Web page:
The worst has finally happened: your teen has been pushing the boundaries and often crossing straight over the line for months and has now been expelled for their behavior. The school’s administration refuse to overturn the decision, leaving your child out of school and you at your wit’s end.
According to data taken back in 2006, approximately 102,000 students are expelled across the United States. A staggering 3.3 million are suspended. Despite these high figures, public schools usually prefer to avoid either, as it takes away the student’s ability to learn. However, when they are disruptive enough to stop other students from learning it is no longer in their hands.
You have doubtlessly come to this conclusion yourself and are facing a great deal of turmoil because of it. You want your teen to learn, but you understand that they are unfairly making it harder for teachers to teach. What can you do?
The first step is to take a deep breath and stay calm. This kind of event can be devastating for parents and students alike, especially if you have been dealing with behavioral issues for a long time. Expulsion is a serious matter that can have long term consequences, which is why you have to be even headed as you deal with the fallout.
Remember that expulsion isn’t final until a hearing determines it. You have options.
Find Out The Details
You would be surprised by how complicated these matters can be. For example, one case saw a teenager who had been in trouble at school for years finally being expelled for pushing someone down the stairs. A deeply troubling situation, right? Except the details were more complex.
What actually happened (which was later proven by security footage) was another student jumped on the expelled student’s back while they were walking up the stairs. They pushed them off in an attempt not to fall backward and the student was injured.
Sometimes the details are very important to getting to the bottom of what occurred.
Decide If Your Child Can Be In School
Once you know what really happened you can begin to decide on your next move. There will be a chance to appeal the expulsion, but do you want to? If you can get the expulsion off your child’s record should they return to the same school? Do they need to be homeschooled, or to attend a specialized program?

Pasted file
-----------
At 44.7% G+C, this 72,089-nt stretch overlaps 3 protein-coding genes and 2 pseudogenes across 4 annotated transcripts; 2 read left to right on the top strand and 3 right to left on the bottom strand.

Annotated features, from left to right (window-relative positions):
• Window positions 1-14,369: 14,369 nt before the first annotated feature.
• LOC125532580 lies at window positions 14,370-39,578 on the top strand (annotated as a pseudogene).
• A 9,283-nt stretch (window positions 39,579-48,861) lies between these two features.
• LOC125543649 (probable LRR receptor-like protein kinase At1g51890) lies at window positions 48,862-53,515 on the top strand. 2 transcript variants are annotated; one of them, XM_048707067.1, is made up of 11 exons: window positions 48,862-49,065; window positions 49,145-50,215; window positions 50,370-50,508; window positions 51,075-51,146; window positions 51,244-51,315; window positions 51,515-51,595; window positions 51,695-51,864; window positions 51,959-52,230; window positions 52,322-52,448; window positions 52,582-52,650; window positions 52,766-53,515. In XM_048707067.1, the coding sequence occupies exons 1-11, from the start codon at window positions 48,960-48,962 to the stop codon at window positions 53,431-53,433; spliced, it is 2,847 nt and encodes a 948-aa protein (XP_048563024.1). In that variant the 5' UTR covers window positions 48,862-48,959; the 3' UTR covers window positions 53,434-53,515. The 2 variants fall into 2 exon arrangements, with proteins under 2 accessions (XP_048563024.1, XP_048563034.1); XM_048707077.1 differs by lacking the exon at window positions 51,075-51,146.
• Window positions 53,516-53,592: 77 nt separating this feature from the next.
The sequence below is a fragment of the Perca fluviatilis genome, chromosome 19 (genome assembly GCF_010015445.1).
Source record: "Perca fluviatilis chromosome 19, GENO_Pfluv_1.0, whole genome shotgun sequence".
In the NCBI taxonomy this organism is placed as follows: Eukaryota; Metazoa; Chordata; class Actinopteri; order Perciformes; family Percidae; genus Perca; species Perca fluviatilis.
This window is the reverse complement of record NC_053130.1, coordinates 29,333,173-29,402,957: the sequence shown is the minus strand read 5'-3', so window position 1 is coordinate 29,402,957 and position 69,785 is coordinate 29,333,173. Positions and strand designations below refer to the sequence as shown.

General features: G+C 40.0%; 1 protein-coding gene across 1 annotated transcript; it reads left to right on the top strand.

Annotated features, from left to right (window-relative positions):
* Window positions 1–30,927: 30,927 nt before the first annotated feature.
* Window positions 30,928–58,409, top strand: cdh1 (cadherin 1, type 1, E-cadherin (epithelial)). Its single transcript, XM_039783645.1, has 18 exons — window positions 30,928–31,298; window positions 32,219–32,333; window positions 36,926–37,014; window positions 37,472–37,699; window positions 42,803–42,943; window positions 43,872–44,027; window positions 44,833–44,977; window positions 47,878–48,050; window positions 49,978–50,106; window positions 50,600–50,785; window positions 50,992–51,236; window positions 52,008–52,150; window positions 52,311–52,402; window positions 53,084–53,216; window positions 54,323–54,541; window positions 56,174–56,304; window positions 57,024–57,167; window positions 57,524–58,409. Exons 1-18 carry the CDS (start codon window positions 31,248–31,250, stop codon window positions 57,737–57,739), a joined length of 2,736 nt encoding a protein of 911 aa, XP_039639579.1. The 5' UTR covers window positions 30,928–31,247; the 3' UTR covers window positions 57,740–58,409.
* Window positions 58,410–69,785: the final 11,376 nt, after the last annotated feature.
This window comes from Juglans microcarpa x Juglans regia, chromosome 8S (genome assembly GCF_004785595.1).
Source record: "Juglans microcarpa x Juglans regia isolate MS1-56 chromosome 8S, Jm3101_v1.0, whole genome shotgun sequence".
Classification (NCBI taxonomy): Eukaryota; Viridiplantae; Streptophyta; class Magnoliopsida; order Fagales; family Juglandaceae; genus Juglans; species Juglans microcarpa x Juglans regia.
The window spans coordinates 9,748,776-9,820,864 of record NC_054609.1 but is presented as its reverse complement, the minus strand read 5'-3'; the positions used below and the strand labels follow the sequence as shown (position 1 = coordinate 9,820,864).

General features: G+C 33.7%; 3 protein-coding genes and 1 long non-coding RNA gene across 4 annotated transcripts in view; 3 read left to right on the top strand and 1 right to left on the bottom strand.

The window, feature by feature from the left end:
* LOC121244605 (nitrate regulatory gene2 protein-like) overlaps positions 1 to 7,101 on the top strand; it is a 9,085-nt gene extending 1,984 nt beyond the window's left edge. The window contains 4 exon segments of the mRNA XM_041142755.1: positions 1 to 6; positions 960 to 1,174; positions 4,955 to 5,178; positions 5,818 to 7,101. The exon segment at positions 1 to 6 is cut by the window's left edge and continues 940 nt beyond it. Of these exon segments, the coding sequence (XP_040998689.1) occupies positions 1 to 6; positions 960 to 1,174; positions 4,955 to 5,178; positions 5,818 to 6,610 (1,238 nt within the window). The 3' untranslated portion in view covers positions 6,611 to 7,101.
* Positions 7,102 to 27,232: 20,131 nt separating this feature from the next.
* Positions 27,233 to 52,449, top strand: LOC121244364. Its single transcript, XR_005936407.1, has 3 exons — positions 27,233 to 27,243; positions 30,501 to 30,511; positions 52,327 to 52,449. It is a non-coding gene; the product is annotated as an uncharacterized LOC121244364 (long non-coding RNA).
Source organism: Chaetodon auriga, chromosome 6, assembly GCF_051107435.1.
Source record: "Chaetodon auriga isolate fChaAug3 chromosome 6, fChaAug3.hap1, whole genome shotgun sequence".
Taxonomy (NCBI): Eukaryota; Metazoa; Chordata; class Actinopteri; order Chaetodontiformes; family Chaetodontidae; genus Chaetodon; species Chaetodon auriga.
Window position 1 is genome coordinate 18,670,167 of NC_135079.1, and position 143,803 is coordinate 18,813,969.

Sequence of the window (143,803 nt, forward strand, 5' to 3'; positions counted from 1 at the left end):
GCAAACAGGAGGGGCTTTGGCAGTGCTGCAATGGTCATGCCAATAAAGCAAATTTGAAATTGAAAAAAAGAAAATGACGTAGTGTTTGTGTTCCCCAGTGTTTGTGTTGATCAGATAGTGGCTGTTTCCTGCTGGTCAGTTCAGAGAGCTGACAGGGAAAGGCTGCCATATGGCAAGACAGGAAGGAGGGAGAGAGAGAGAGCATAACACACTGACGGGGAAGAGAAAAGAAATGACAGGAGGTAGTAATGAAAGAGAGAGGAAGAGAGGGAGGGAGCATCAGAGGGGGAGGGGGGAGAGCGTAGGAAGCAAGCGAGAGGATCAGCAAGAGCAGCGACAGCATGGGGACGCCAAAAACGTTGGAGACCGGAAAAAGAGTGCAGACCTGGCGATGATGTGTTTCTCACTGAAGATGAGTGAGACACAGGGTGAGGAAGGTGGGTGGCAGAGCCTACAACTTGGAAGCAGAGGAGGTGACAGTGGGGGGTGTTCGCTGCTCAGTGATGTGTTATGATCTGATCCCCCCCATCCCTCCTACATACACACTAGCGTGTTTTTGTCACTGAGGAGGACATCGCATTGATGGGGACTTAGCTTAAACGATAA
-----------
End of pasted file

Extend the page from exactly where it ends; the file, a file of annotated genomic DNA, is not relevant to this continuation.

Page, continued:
Depending on what led to the expulsion, it may be better to find them an alternative, regardless of the final decision made.
Attend (or Request) Expulsion Hearing
You should have been given a date for an expulsion hearing given by the district. If you haven’t then you will need to request one. This is a chance to discuss what occurred and whether or not the expulsion should be overturned. In the lead up to this point you should make a plan to address any behavioral problems that led to the expulsion, which you can provide to the committee to take into account during the hearing.
It may also be helpful to discuss things with an attorney to specializes in family law. Especially if there was a legal component to the reason behind your teen’s expulsion, which could later lead to a court date or lawsuit.
Consider Punishment Versus Treatment
Obviously there should be some consequences for the expulsion and the events leading up to it. But try not to act out of anger, as difficult as that might be. Remember that your teen is facing some severe issues that led to this problem and that you will need to weigh punishment versus treatment to deal with them.
Chances are that you have done many punishments in the past that have failed to work, as well. It could be time to take things to the next level.
Seek Professional Help
There are any number of causes for severe behavioral problems in teenagers. Depression, mood disorders, personality disorders, drug abuse, trauma…the list goes on and on. That makes dealing with these problems harder, because it isn’t just a matter of forcing them to behave. If it were then every parent would be able to control the actions of their child and expulsions wouldn’t happen in the first place.
The first step is getting to the bottom of what is happening to your teen. A professional, trained to diagnose conditions and recognize serious red flags, is the only way to safely do this. Now that your teen is facing serious life consequences from their actions it is critical that you find someone to help them to improve their life.
Several options are available to families struggling with teen misbehavior:
Outpatient Therapy – An outpatient therapy program is a standard treatment option where you have your child see a professional therapist, psychologist or psychiatrist (usually a combination of the three) several times a week to several times a month. They will work with your teen to learn to cope with their emotions and improve their behavior while living at home.
Inpatient Therapy – An inpatient therapy program is a more extreme option for those who fear for the safety of their children (such as in cases where the teen is self harming or expressing suicidal thoughts). It is usually a hospital setting for a set period of time, during which therapy is provided and medication is used to stabilize their condition.
Specialized Schools – A specialized school is one where teens who are experiencing behavioral problems or sometimes criminal behavior are sent in order to keep them from the general school population. Special attention is given in smaller classes, by teachers who are trained to deal with violence or acting out.
Therapeutic Boarding Schools – Probably the best option for most, a therapeutic boarding school is one that balances therapy with academic tutoring to focus equally between the two. It is a private institution with on-site staff who are trained to deal with various conditions your teen may have.
Find out more at Sundance Canyon Academy.